The Attorney General of Canada appealed this decision with the Federal Court of Appeal on December 8, 2023. The Federal Court of Appeal granted a stay of the judgment rendered on November 16, 2023, until disposition of the appeal,8 such that the Order and the Regulations remain in force, at least for the time being.

If the Federal Court of Appeal upholds the decision that the Federal Court rendered on November 16, 2023, this will affect the validity of the Regulations.

Under section 90 of CEPA, a substance can only be added to Schedule 1 by order if the federal government determines that it is toxic within the meaning of CEPA, and, under section 93 of CEPA, the government only has the power to regulate such a substance after it has been added to the list.

The plastic items in question

Subject to the outcome of the court cases discussed above, here is the exhaustive list of items that the Regulations prohibit:

  • Single-use plastic ring carriers designed to surround beverage containers in order to carry them together.9
  • Single-use plastic stir sticks designed to stir or mix beverages or to prevent a beverage from spilling from the lid of its container.10
  • Single-use plastic foodservice ware that (a) is formed in the shape of a clamshell container, lidded container, box, cup, plate or bowl, (b) is designed to serve or transport ready-to-eat food or beverages and (c) contains certain materials.11
  • Single-use plastic checkout bags designed to carry purchased goods from a business and : (a) whose plastic is not a fabric,12 or (b) whose plastic is a fabric that will break or tear, as the case may be, (i) if it is used to carry 10 kg over a distance of 53 m 100 times; (ii) if it is washed in accordance with the washing procedures specified for a single domestic wash in the International Organization for Standardization standard ISO 6330, as amended from time to time.13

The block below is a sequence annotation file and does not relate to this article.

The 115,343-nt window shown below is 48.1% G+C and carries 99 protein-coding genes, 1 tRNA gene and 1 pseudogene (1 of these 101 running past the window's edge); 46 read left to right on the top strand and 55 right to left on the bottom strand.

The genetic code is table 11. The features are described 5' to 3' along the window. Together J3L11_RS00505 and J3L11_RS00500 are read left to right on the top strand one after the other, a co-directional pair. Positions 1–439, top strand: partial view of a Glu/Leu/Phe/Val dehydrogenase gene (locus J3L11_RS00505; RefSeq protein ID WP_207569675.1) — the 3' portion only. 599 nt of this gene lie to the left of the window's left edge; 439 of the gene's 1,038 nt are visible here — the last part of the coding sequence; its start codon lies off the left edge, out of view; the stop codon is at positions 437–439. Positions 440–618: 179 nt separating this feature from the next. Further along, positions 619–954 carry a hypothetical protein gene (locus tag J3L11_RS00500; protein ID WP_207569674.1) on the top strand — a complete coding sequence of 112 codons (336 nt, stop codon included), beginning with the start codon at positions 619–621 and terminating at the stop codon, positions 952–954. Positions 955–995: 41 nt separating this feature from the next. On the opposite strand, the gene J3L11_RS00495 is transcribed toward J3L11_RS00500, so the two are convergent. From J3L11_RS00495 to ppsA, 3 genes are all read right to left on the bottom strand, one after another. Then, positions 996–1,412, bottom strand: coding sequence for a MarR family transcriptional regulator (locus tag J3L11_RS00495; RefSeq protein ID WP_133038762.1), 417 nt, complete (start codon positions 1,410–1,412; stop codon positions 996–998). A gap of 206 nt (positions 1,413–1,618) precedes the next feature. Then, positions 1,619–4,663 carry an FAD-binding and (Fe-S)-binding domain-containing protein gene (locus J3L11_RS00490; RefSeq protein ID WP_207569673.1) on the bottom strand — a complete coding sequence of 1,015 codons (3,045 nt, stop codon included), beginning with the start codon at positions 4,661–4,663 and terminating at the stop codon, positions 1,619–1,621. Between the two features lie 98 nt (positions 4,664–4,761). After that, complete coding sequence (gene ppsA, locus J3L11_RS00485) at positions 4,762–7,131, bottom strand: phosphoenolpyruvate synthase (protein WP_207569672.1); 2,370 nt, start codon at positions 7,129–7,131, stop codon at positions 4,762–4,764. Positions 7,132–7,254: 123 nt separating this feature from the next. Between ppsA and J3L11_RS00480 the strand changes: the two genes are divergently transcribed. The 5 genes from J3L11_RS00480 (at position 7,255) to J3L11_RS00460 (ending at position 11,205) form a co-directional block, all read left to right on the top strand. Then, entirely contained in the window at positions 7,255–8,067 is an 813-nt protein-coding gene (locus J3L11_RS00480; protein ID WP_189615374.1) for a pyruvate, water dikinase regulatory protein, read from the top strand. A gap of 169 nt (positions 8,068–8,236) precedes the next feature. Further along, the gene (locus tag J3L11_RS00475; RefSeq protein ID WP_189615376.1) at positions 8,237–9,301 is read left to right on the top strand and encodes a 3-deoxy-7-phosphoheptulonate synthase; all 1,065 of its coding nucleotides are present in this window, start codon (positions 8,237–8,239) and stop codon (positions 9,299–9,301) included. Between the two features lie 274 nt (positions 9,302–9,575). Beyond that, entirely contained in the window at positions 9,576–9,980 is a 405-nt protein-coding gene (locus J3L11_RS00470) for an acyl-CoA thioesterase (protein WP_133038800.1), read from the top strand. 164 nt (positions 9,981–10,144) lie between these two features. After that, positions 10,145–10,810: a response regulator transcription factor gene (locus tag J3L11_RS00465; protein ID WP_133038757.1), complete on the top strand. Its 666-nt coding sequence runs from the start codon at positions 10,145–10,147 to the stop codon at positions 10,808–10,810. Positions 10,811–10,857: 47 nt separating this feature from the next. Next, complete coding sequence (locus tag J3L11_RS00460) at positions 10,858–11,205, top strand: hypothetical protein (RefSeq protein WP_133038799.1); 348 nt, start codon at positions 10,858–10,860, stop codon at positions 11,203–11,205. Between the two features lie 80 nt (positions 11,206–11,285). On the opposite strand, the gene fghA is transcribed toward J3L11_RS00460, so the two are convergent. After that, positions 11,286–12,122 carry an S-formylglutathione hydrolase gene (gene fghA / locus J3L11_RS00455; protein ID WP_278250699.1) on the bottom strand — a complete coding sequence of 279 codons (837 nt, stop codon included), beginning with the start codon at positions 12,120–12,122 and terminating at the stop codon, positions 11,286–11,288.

• Single-use plastic cutlery that is formed in the shape of a fork, knife, spoon, spork or chopstick and that (a) contains polystyrene or polyethylene; or (b) changes its physical properties after being run through an electrically operated household dishwasher 100 times.14
  • Single-use plastic straws that either (a) contain polystyrene or polyethylene, or (b) change their physical properties after being run through an electrically operated household dishwasher 100 times.


Single-use flexible plastic straws

Single-use flexible plastic straws, i.e., those with a corrugated section that allows the straw to bend and maintain its position at various angles,15 may be manufactured and imported.16

These flexible straws may also be sold in any of the following circumstances:17 

  • The sale does not take place in a commercial, industrial, or institutional setting. This exception means that individuals can sell such flexible straws.
  • The sale is between businesses in packages of at least 20 straws.
  • The sale of a package of 20 or more straws is between a retail store and a customer if the customer requests straws and the package is not displayed in a manner that permits the customer to view the package without the help of a store employee.18
  • The sale of straws is between a retail store and a customer, if the straw is packaged together with a beverage container and the packaging was done at a location other than the retail store.